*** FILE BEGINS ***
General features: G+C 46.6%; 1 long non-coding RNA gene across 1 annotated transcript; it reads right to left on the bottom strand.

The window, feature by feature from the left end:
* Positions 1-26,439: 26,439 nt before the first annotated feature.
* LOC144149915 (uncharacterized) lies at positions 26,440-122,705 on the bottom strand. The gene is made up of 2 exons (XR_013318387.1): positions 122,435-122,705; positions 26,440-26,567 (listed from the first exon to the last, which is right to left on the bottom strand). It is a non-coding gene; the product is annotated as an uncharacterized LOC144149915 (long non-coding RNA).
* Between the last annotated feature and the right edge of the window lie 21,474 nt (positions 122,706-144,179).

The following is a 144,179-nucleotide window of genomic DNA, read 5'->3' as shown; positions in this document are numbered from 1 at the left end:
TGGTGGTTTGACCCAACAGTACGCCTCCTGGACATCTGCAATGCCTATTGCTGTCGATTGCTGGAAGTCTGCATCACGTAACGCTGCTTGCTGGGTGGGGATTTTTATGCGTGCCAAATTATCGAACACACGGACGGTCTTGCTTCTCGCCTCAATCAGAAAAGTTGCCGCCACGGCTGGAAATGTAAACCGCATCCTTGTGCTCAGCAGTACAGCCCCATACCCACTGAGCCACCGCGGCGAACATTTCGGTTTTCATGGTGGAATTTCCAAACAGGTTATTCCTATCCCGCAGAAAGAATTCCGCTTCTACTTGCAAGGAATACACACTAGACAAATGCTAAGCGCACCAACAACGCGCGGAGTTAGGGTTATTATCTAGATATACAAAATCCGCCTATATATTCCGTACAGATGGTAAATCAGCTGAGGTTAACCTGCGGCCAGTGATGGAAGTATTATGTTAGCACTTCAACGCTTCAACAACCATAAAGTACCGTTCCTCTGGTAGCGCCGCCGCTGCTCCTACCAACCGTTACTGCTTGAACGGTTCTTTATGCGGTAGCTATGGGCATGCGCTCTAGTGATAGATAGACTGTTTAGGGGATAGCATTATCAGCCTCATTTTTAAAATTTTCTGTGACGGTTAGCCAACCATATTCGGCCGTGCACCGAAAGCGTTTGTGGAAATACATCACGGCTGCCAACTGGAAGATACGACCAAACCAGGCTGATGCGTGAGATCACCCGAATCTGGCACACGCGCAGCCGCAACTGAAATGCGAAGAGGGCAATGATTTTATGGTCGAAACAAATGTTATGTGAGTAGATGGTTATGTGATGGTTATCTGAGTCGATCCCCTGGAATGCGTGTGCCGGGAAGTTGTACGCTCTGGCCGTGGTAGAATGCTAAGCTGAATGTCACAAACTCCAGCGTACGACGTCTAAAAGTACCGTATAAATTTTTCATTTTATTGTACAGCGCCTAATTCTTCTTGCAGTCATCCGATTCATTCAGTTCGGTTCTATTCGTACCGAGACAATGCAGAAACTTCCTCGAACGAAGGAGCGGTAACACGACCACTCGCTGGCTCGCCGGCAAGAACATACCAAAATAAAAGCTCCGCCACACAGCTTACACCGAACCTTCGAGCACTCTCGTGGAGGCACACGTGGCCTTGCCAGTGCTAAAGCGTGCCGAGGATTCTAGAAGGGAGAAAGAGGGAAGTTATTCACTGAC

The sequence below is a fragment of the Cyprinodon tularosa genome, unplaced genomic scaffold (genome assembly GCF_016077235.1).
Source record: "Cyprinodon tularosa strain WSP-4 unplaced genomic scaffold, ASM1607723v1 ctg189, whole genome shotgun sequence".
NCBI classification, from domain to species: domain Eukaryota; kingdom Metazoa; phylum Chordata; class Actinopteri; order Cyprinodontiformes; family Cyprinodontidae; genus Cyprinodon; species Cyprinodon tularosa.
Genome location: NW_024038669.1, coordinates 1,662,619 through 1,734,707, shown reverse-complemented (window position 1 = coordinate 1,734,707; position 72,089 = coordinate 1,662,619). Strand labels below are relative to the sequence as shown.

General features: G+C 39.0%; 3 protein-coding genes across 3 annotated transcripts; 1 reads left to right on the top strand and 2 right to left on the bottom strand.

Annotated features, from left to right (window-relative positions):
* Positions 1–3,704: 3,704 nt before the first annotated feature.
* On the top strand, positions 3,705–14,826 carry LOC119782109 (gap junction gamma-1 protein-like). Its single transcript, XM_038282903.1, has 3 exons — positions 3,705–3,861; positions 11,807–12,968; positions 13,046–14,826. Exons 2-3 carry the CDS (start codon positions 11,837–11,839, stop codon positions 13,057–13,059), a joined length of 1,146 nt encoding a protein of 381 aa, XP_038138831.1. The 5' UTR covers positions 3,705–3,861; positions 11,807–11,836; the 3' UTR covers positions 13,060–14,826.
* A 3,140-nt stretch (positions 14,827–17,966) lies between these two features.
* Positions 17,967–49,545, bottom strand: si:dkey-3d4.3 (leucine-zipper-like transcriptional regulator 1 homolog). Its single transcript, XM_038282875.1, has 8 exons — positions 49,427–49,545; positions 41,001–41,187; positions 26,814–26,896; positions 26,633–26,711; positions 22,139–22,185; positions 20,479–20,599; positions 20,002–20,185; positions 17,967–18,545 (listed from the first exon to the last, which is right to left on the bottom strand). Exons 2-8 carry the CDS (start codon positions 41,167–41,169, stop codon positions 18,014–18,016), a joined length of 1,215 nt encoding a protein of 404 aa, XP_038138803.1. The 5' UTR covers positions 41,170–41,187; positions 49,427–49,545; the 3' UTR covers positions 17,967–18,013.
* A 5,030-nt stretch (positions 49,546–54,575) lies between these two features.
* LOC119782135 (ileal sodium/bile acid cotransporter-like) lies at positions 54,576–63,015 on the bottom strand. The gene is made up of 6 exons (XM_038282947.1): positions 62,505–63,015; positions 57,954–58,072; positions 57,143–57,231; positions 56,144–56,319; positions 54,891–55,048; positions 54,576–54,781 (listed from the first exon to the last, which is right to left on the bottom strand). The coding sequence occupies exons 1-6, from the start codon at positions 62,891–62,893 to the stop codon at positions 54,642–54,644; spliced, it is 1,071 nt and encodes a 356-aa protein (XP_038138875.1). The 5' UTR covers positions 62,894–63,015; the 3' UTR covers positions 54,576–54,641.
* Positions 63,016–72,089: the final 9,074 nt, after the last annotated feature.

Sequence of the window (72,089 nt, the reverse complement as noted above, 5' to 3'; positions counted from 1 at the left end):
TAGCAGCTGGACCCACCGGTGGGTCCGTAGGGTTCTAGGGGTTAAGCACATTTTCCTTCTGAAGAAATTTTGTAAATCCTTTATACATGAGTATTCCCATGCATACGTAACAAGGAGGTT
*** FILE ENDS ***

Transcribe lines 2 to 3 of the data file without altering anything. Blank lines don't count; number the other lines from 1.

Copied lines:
The window, feature by feature from the left end:
* Positions 1-26,439: 26,439 nt before the first annotated feature.